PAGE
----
Lightwave is capable of every stage of production, from modeling to physics and animation. It’s priced at a fragment of other products that can deliver the same feature set. This makes it a perfect mach for wallets, individuals and small to medium studios.

Did I mention the 999 free network render nodes?

Need I need to say more?

Go get it!

Howto: Convert .nrg to .iso from the Terminal (OS X)

I’ve seen so many strange solutions for a pretty simple problem.

People are going through all sorts of frustration, just to turn a .nrg (like a CD/DVD burned with “Nero”) made in Windows into a mountable .iso to feed to the image-mounters mouth.

Well here is the drill:

1. Open Terminal.app (Thats just Terminal for those that don’t like complete filenames)

2. Type nrg2iso <source_image.nrg> <destination.iso> and hit enter.

You wish things where that easy eh? Well, it is, but for tasks like this one, at times you need some good’old Unix command-line utilities, not limited to those already included in the Mac OS.

For that we need 2 things. To get, and install these for the first time, there are some minor pain involved, possibly hitting those that hate computers slightly, but I can promise you, if, or when, you discover the possibilities with Mac OS + MacPorts, it will be worth it:

1: Install the Xcode package included on the secondary Mac OS install DVD an “additional installment”.
If you don’t have the DVD with Xcode, or if you want the latest version of Xcode (A superb programming IDE for anything from developing dashboard widgets, iPhone apps to full blown native 64-bit Mac OS apps that uses the latest OpenCL technology, and it’s free as in beer) you will have to register for an Apple Developer Account through the AppleDeveloperConnection, ADC, located about here: (this is where the pain comes in) http://developer.apple.com/mac/

2. After completing the registration and / or the installation of Xcode, install MacPorts from the downloaded installer .dmg.

MacPorts! Head over and install:


Chose the installer for your version of Mac OS and run the installer.

Then open a Terminal and type in:

sudo port selfupdate -v

Enjoy the incredible ammount of fast flowing gibberish, as MacPorts sets up some RSYNC connections and comparing merchandise.

Then install nrg2iso, that was introduced in this post with the command:

sudo port install nrg2iso

This is a nifty tool written by a guy called G. Kokanosky. It does exactly as it is named:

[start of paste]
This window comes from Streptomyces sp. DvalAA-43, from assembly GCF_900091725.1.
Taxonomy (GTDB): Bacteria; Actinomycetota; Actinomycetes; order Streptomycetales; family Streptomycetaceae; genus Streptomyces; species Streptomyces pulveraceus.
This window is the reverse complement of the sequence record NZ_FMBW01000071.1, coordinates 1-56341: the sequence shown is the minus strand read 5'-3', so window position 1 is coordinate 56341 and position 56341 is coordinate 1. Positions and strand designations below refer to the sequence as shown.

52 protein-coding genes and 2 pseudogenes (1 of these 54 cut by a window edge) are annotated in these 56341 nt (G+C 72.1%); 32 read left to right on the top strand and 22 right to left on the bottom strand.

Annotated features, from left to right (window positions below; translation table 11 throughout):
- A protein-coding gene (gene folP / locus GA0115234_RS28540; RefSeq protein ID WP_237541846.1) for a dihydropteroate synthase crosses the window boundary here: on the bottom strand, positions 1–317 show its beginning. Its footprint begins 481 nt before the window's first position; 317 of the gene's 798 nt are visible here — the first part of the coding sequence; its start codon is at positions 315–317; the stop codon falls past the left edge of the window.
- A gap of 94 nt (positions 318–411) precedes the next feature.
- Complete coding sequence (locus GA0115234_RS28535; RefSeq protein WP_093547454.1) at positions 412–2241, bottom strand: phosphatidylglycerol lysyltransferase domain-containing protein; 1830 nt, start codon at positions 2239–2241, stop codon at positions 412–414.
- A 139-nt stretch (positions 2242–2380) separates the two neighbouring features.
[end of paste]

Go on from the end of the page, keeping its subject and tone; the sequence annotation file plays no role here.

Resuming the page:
First enter the source .nrg image you want to convert to a mountable .iso on your Mac, then some name of choice, with the extention .iso, as in:

nrg2iso mydownloaded.nrg myconverted.iso

That’s it.

This may seem like bloaty overkill for this one task, considering that applications exist, that does this without the hassle of installing Xcode and MacPorts.

And, it is absolutely correct. But, it does not give you one tool. It gives YOU the opportunity to MAKE the tools, if you so wish, but more important to begin with, it gives access to a wealth of incredible useful, solid, tested tools that executes a lot faster than a possibly badly written hobby cocoa application downloaded from the net.

Read more at http://www.macports.org/ for information regarding existing tools.

Read about developing for the Mac (ADC is possibly the best programmer community out there) at:


Madman (late, weed, sleep… ahem! not that second one!)

I’m Waving again…

As readers might conclude from the previous post, I hereby declare myself as an official “Waver” again.

I’ve recently purchased a new Mac Book Pro, with the Nvidia GT GPU option and some ekstra RAM and a faster hard drive. I installed the 32-bit (will it ever be 64) Maya 2010, and Lightwave 9.6.1 (64-bit beta).

I took both applications for a spin.

You have to feel it to believe the performance differences between these applications. Well, ok, I know that Maya is a “giant” package, with LOTS of (maybe too many) features, but, nevertheless, I think a brand new MBP should be adequate for any application that is supposed to run on a workstation.

My rendering is sent to my two stationary Quad Core machines anyway, so I need good response when working IN the application. I don’t see why I should need a $3000 workstation, and a $4500 piece of software that runs like crap on my Mac, when I get by with my current setup.

Plus, now I get 999 FREE NETWORKED RENDER NODES with Lightwave, just in case!

Did I mention that Cinema 4D requires an additional “Advanced Render” module ($400), to set up 3 render nodes???

So, now I use Modo 401 (Runs fairly well in 32-bit) for the more organic modeling, Lightwave for rigging, animation, special FX, Rendering, pretty much everything.

For detailing I use Mudbox 2009. This runs well on my MBP. And off course I use Photoshop CS3, because I’m addicted.

Just for clearing up my mind, I needed to write this down… 😉


Maya 2010 on Linux, and Mac, plus answer to 64 bit Mac question

Yep. New version. 2010. In the house, running happily on my Mac and Linux machines.

The procedures are nearly identical for installing the 2009 version, with the exception of the built in extra packages. I’ll Post a step-by-step instruction for installing 2010 soon, and answer the question about “Why is there no 64 bit version of Maya for OS X”, that pops up at about every g.d forum I visit.

Short answer: Maya is Carbon. Carbon is not 64 bit, because Apple decided that’s a waste of time and resources. So. If there will be a 64 bit version for Mac, the WHOLE application must be re-written in Objective-C in native 64bit Cocoa Framework (this is the only way to program native 64-bit applications on the Mac), vs. the 32 bit Carbon C++ API, that’s as mentioned is abandoned by Apple Inc.
Don’t think we’ll see that happen. Maya has some years on its back… But who knows?

Only the future will know.

Think that actually sums up part two of this post.

Happy living!